Your Evening Briefing


(Bloomberg) --

The conflict began with a tweet. Turkish President Recep Tayyip Erdogan announced the start of “Operation Peace Spring,” a strangely named military invasion of northeastern Syria. Turkey’s attack followed a dramatic reversal of American policy by President Donald Trump, who after a call with Erdogan, decided to order the retreat of U.S. forces from the area. The move cleared the way for Erdogan’s assault on the Kurds, who up until that moment were a U.S. ally. Trump reportedly said, in response to a question about his decision, that the Kurds didn’t side with the allies in World War II and that ISIS fighters who may escape will likely flee to Europe.

Here are today’s top stories

Trump spun his decision to retreat as a win for the U.S. while members of Congress called it a gift to terrorists, Iran and Russian President Vladimir Putin. The conflict could reshape the balance of power in a volatile region.

China is still open to reaching a partial trade deal with the U.S., signaling that Beijing is focused on limiting the damage to its economy. U.S. stocks gained on the news.

Trump enlisted former Representative Trey Gowdy to join White House staff trying to defend Trump against Congress’s impeachment inquiry.

House Democrats aren’t the only ones investigating Trump. The Manhattan District Attorney recently questioned Trump’s former personal lawyer, Michael Cohen, who is currently in prison.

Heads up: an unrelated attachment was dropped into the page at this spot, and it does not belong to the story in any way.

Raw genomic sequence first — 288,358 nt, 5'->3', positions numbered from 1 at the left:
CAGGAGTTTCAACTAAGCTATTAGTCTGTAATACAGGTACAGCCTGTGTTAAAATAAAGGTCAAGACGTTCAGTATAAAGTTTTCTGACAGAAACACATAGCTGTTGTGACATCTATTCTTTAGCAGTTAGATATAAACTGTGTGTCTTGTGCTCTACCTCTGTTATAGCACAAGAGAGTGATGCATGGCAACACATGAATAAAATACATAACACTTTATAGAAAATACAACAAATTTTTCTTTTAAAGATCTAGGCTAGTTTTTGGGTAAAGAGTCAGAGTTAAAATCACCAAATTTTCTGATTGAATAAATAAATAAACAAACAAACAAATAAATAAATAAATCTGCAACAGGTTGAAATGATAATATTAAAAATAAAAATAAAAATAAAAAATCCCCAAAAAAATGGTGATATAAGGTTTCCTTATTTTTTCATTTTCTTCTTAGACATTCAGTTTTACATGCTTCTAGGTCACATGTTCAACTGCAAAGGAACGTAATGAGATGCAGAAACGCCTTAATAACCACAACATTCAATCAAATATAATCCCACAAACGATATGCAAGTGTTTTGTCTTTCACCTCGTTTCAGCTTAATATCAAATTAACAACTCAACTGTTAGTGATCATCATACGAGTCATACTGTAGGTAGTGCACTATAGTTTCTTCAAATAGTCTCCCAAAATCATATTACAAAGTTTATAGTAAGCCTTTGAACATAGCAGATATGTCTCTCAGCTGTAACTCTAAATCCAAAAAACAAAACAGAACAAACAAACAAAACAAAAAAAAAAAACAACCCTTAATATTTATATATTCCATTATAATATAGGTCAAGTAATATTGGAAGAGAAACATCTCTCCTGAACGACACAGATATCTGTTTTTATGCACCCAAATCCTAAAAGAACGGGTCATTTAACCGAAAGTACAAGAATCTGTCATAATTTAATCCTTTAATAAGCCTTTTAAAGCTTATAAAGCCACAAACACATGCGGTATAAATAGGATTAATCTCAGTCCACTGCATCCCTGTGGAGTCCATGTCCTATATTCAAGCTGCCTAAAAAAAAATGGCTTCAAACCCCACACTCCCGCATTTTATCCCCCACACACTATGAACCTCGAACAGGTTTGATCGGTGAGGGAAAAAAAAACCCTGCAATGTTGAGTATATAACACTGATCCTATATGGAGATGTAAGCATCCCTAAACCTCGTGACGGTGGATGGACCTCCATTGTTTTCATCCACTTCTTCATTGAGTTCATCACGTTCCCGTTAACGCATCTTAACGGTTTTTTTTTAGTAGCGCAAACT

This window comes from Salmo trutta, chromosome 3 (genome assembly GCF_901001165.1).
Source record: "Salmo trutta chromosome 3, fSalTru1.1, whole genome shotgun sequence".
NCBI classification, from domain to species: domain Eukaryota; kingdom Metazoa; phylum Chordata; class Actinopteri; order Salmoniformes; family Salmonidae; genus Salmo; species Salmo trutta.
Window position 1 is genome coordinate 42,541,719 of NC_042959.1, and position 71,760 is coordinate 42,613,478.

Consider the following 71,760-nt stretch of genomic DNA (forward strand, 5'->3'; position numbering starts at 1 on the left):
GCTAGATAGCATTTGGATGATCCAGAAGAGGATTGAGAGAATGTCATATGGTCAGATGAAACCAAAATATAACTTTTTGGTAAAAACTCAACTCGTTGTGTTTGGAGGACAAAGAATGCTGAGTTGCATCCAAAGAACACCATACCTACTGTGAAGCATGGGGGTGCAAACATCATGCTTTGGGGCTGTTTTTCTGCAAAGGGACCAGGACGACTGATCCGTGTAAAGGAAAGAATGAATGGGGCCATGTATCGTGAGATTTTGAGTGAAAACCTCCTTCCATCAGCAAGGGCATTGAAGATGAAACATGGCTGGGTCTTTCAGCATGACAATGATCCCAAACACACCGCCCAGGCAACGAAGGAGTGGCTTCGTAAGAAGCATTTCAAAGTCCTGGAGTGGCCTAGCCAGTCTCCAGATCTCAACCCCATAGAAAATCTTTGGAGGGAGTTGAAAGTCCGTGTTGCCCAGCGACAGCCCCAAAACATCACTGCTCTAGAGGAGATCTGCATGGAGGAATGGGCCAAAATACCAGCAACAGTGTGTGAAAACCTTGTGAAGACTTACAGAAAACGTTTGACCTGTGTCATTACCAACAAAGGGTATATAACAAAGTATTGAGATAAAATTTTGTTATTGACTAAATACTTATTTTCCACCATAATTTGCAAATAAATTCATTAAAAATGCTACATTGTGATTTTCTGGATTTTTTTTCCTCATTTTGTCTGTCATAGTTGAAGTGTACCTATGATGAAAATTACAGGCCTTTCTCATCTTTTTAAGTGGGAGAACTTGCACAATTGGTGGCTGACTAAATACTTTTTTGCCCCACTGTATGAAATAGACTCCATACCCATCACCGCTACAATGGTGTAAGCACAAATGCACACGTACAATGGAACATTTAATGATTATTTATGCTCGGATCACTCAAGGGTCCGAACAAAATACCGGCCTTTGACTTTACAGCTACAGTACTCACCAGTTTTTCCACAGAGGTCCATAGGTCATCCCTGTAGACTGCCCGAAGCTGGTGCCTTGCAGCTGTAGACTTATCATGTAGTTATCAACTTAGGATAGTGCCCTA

FEMA has bought 44,000 houses in flood-prone areas over the last 30 years. As climate change intensifies, they may have to buy millions more.

PG&E preemptively shut off power to millions of people in California in an attempt to prevent wildfires as high winds were forecast for the state.

What’s Luke Kawa thinking about? The Bloomberg cross-asset reporter is weighing the potential economic ramifications of an Elizabeth Warren presidency. Drawing on the work of Keynes, his colleague Joe Weisenthal flags that one of the big things markets have to fear is fear of a business-unfriendly president itself.

What you’ll need to know tomorrow

What you’ll want to read in Businessweek

Customers adore Tesla’s autopilot software, and the company considers it a crucial first step toward building the world’s first truly autonomous vehicle. Most of the time, Autopilot gets drivers where they’re going even if they’re reading books, napping or strumming a ukulele. But the software sometimes fails to spot hazards, and appears to have played a role in four fatalities. Eventually, the technology could save the lives of millions of people. But it’s going to kill some people first

Your Evening Briefing

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